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Corporate Transparency Act: Big Brother is Now Watching Small Businesses

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Robert A. Hamor
Focus Magazine - Lansing Regional Chamber of Commerce
December 12, 2022

Stacks of Employee ReportsThis article was featured in the December 2022 issue of Focus Magazine by the Lansing Regional Chamber of Commerce.

Enacted by Congress on January 1, 2021, the Corporate Transparency Act {CTA) is set to dramatically change reporting requirements for many small -and medium-sized businesses. Unlike similar reporting laws, the CTA will mandate that qualifying businesses self-report information about the people who created, own, lead, or have influence over them, as well as information about the business itself. All the information will be added to a federally managed database for law enforcement purposes.

Unless an exception applies, a "reporting company" under the CTA is any company that is: (i) created by the filing of a document with a secretary of state or a similar office under the law of a state or Indian tribe, or (ii) is a foreign company registered to do business in the U.S. The most common exemption to the CTA will likely be the "large business" exemption: a company with more than 20 full-time employees, a U.S. physical office, and at least $5 million in gross receipts on the prior year's tax return.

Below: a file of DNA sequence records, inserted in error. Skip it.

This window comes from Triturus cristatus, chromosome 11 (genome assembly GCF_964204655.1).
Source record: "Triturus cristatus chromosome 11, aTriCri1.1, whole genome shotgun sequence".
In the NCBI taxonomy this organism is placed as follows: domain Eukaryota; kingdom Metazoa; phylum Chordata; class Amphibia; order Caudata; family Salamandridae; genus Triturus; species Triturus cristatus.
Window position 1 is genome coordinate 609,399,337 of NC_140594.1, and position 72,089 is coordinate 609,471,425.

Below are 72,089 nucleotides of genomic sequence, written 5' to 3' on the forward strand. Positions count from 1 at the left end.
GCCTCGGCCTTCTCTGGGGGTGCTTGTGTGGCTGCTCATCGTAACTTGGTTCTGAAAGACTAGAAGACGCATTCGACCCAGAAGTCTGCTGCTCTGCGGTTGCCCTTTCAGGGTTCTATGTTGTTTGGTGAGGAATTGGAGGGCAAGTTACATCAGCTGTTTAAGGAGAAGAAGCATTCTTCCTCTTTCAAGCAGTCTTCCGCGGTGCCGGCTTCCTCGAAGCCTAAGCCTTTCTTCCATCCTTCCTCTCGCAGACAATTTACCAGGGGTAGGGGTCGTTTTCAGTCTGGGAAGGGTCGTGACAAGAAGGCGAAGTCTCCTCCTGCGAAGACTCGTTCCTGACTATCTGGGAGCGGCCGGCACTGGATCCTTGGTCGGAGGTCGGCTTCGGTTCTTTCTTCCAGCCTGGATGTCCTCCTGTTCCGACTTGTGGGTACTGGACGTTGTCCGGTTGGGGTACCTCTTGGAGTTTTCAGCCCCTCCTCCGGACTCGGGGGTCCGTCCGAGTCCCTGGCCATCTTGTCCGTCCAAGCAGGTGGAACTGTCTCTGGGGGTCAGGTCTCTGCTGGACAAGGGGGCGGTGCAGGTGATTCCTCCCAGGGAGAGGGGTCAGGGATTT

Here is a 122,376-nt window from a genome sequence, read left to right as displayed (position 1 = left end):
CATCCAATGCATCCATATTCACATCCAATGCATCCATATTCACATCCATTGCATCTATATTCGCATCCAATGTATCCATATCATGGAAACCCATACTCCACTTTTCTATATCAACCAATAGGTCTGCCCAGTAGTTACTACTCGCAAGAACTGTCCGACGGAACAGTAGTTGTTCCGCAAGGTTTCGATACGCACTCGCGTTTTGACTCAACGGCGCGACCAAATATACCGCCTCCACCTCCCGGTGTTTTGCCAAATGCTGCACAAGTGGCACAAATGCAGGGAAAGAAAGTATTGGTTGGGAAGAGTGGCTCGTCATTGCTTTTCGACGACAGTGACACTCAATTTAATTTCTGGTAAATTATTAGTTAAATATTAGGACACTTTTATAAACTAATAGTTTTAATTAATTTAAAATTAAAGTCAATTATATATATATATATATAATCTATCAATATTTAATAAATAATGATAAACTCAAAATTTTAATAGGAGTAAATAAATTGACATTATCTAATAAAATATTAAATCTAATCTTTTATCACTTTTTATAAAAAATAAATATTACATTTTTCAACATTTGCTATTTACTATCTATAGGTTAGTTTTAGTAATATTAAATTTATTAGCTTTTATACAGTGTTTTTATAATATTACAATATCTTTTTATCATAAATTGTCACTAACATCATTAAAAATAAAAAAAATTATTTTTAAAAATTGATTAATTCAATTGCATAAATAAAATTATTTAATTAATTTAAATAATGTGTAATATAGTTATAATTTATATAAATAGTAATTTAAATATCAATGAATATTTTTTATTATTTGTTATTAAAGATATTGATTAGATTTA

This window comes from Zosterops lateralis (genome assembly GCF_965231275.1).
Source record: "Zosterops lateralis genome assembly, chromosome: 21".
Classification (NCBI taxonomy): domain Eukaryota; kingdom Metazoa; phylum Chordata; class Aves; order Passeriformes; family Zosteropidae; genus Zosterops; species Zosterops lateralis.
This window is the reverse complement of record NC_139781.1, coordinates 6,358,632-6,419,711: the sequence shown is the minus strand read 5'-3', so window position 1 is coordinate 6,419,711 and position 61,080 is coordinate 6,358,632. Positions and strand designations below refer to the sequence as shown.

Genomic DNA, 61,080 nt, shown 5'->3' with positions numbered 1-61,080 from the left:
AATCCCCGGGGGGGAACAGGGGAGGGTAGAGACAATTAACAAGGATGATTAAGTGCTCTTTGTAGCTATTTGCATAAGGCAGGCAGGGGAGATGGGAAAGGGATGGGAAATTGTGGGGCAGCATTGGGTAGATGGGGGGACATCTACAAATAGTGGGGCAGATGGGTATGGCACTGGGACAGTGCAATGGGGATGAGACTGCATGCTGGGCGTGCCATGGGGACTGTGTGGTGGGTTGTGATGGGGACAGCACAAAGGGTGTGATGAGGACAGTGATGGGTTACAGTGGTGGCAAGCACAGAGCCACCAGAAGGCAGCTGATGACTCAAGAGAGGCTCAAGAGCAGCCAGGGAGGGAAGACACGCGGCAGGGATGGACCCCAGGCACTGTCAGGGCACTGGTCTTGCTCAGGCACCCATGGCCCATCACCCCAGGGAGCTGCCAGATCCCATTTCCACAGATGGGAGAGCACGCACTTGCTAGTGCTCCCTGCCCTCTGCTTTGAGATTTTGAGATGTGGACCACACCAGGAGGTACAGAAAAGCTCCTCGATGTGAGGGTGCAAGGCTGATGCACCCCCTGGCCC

Reporting companies will have to upload information on the company "applicant," the company itself, and its "beneficial owners." Beneficial owners are not only owners of the company but those who meet certain "substantial control" tests, including senior officers. Individuals will have to report their name, date of birth, and address, and submit a copy of their state ID, driver's license, or foreign passport. The information must be updated on an ongoing basis and, usually, within 30 days of any change.

Unfortunately, the CTA has both civil and criminal penalties, including fines of $500 per day up to $10,000 and criminal penalties of up to two years in prison. How these penalties will be enforced remains uncertain at this time and is the subject of future rulemaking.

For more information on the Corporate Transparency Act, Foster Swift will conduct educational programs with LRCC in January and March of 2023. In the interim, if you have questions, contact Robert Hamor at rhamor@fosterswift.com or visit www.fosterswift.com/f-corporate-transparency-act-resources.html.

Robert A. Hamor is an attorney at Foster Swift Collins & Smith, PC, where he advises clients in the formation, governance, and development of business entities, contract negotiation and review, commercial real estate, and related litigation matters.